Where did all this paper come from?
A great example of optimisation is the management of financial documents (eg. pharmacy invoices) in your business.
– Pharmacy Invoice Document Management Example
Is there a way to minimise the number of times a piece of paper is passed through the pharmacy team, your administration through your bookkeeper and accountant, and also archiving? There absolutely is. Let’s start with the documentation that we encounter when we’re ordering products in our pharmacy. One of your team may on an ad-hoc basis or a daily basis order products into your pharmacy via your wholesaler, or a direct supplier. A purchase order needs to be generated, and that can be done from your point-of-sale system. It can also be done via a phone order, a fax order, or even a representative coming into your pharmacy and proposing an order that you may then send on to your supplier. Or they may do that on your behalf. But nonetheless, there should be a record in your pharmacy of that order being placed, so that your stock or inventory manager can monitor the order process as it goes through your supplier. You then have the ability – if you are using your point-of-sale system – to transmit that order, and get a notification whether that order has been transmitted successfully. You may also be able to view this via a customer-facing portal, where you are able to view all outstanding orders you have placed with that supplier. Most wholesalers and direct suppliers offer this now, and you are also able to update your details there. You can get a delivery notification slip that you can print off if you choose. You may also then receive a notification from that supplier once the order has been dispatched, which may be directly from them or from a logistics partner. You may then also receive an electronic invoice, as the consignment may not include a printed invoice to save your supplier money in paper and printing. You may need to print that out. So, your stock or your inventory manager may need to have the purchase order, the invoice, and then you may receive also a receipt of delivery from the logistics partner or an internal courier from the particular supplier. That may include a picking slip that you are also able to reconcile with the other two documents: the purchase order and the invoice. That’s already a lot of paperwork!
Your staff may then use an electronic device, such as a radio frequency scanner, or a manual method of ticking off the individual invoice to ensure that all products ordered can be reconciled against the purchase order and the invoice. They can also note any discrepancies, so that if the wrong products have been delivered – by either user error or by supplier error – that can be brought to the attention of the supplier at the earliest possible point, so you can apply for a credit or a return authorisation… generating yet another document in the process.
From this point, the stock can be put away in the store and your stock levels within your point-of-sale system can be updated by entering that invoice into your point-of-sale system, either automatically – if you are using a radio frequency scanner – or manually. You may also at that point note any price discrepancies, whether that be a reduction or increase in cost price. You will then need to update your margins. From that point, you may also need to generate shelf labels if there are new products or new prices that need to be applied, and the invoice will be accepted into the system.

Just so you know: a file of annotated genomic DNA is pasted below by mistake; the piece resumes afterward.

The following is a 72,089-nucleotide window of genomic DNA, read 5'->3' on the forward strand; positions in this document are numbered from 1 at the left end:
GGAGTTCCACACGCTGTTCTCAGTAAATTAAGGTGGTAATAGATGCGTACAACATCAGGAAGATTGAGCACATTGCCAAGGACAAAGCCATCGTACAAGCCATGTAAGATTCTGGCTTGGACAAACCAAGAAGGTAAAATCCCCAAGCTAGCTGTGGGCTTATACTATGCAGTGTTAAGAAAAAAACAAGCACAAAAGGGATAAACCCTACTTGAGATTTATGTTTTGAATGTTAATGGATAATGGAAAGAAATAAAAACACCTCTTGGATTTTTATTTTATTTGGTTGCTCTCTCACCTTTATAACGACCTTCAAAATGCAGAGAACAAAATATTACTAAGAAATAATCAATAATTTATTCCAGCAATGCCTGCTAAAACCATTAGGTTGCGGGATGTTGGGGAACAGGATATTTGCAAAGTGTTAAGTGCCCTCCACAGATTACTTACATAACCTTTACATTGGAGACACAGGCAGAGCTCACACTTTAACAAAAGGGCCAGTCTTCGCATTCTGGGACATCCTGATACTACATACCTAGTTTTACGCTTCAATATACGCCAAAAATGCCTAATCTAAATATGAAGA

The invoice generally will then be put aside, and entered by the same person from scratch again into your accounting system, ensuring that all GST codes have been accounted for, special accounting codes have been attributed to that order, and that the total of that order matches what you have received from that supplier. Obviously if there are discrepancies, such as being short sent or applying for credits, these issues need to be flagged so that your accounting entries in your general ledger are 100% correct when compared to your point-of-sale.
The majority of us don’t have on-site bookkeepers, or even a trained person in the pharmacy business, to be able to manage all of those processes. It is quite labour intensive and highly administrative and not very patient focused. In these tough times, we can only afford to employ staff who are able to engage with our customers, so we may look to outsource our bookkeeping. We currently may have an accountant do everything for us, including the entries. But they don’t live inside your four walls of the pharmacy. So then that document needs to be shipped off in paper form to that accountant or bookkeeper for it to be re-entered. This can cause significant delays. Once it is entered, it will then go into an archive box which – for the majority of invoices and purchase orders – we need to keep for seven years. This is a very long and convoluted process – as you can see! The documents move many different ways and stay in circulation for a long period of time. Now the document doesn’t stop there! After seven years, it needs to be securely destroyed, so someone needs to be able to recognise when that seven years is due and make the necessary arrangements for that document to be securely destroyed. Only then have we completed that document workflow journey, seven years later. There must be a better way. Stay tuned for Part II…
This is excerpted from Transpharmation: How to embrace technology to build a smarter, more successful 21st Century Pharmacy before it’s too late.., by Robert Sztar, 2014. You can buy the book here